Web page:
BMAT—Good, Bad, or Somewhere in Between?
These questions regarding BMAT formation are related to a broader question: what is the function of BMAT? Given that it is a feature of normal anatomy and development, it would be surprising if BMAT did not fulfill at least some physiological functions. Yet, it also seems likely that, in adverse contexts, BMAT can contribute to disease pathogenesis. Notably, increased BMAT often coincides with decreased bone mass, suggesting that bone formation and marrow adiposity are linked. One possibility, touted throughout this Research Topic, is that a common BM progenitor undergoes adipogenesis at the expense of osteogenesis (Hardouin et al.; Pino et al.; Tencerova and Kassem; Jacobs et al.; Pagnotti and Styner). However, other contributors show that alterations in BMAT quantity do not always coincide with opposite changes in bone mass, whether in response to obesity (Scheller et al.), insulin resistance (Walji et al.), leptin treatment (Lindenmaier et al.), or caloric restriction/anorexia (Ghali et al.). Another possibility is that BMAs secrete factors to directly regulate bone remodeling, even without gross changes in BMAT quantity. Other potential secretory functions of BMAT are further explored by Sulston et al., who investigate BMAT as a source of the hormone adiponectin. Such endocrine properties might allow BMAT to act outside the skeleton, exerting systemic effects on metabolism and beyond.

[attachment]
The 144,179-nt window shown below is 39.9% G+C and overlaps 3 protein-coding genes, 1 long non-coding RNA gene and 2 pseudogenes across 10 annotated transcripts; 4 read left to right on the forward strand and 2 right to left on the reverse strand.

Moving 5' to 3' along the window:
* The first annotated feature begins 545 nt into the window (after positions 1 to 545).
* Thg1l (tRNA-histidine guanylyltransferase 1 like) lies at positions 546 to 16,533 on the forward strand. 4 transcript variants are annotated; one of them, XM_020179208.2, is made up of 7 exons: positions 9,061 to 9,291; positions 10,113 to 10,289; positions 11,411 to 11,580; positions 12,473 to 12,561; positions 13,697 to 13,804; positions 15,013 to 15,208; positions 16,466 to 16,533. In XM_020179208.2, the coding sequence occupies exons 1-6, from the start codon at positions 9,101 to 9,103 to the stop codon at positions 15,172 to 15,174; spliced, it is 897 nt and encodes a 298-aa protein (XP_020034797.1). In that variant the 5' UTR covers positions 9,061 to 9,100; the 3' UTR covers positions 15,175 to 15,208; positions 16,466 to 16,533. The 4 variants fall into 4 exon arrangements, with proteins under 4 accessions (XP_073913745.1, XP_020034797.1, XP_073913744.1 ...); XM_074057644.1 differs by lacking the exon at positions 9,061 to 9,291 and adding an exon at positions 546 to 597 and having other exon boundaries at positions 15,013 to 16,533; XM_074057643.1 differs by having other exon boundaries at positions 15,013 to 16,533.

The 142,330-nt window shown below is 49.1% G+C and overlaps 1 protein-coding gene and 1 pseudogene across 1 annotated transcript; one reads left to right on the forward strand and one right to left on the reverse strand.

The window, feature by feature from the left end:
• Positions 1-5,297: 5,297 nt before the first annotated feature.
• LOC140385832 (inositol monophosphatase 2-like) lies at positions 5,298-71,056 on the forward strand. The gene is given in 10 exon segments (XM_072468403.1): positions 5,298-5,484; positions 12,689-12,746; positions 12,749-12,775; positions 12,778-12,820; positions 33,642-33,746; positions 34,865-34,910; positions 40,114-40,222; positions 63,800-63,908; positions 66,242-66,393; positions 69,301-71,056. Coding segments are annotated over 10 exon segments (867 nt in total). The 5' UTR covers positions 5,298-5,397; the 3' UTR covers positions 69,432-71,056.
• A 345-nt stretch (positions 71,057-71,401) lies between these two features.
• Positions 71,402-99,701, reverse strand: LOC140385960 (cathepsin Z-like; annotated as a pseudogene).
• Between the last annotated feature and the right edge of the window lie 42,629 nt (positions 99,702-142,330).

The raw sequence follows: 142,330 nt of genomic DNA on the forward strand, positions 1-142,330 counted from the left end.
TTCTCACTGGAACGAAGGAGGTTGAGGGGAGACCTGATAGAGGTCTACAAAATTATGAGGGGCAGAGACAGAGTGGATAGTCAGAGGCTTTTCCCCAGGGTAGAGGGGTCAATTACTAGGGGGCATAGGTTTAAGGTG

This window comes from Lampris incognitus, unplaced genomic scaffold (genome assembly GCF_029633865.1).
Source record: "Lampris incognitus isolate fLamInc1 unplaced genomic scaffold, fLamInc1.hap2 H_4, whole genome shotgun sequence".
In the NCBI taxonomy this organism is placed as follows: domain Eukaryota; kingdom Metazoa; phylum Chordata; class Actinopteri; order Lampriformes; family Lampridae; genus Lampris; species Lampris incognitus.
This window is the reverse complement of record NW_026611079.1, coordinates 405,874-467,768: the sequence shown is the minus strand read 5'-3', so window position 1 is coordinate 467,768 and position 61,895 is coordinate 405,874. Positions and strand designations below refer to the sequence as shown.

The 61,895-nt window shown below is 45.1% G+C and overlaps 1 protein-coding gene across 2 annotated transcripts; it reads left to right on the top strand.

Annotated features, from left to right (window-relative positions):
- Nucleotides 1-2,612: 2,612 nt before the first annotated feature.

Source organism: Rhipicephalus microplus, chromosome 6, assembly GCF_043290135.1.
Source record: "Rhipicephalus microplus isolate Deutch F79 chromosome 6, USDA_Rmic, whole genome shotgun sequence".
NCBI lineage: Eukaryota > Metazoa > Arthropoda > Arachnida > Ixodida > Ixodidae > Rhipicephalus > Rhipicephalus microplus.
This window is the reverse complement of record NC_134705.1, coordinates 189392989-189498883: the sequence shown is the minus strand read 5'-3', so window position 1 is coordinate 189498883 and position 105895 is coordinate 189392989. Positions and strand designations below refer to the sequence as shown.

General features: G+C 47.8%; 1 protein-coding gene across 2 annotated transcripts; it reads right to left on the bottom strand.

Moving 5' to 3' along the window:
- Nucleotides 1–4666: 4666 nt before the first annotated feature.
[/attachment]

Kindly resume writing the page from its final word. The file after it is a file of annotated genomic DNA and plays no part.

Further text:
A final concept gaining increasing attention is that BMAs modulate tumor growth and metastasis. Morris and Edwards provide a comprehensive review, while Falank et al. offer an in-depth focus on the interplay between BMAT and multiple myeloma cells. Complementing these articles, Herroon et al. describe novel methods for studying interactions between BMAs and prostate metastases. Together, these articles emphasize that some BMA-derived factors can stimulate tumor progression, while other secretory products can exert inhibitory effects. Targeting these mechanisms may thereby represent a novel therapeutic avenue in the battle against myeloid cancers and metastatic bone disease.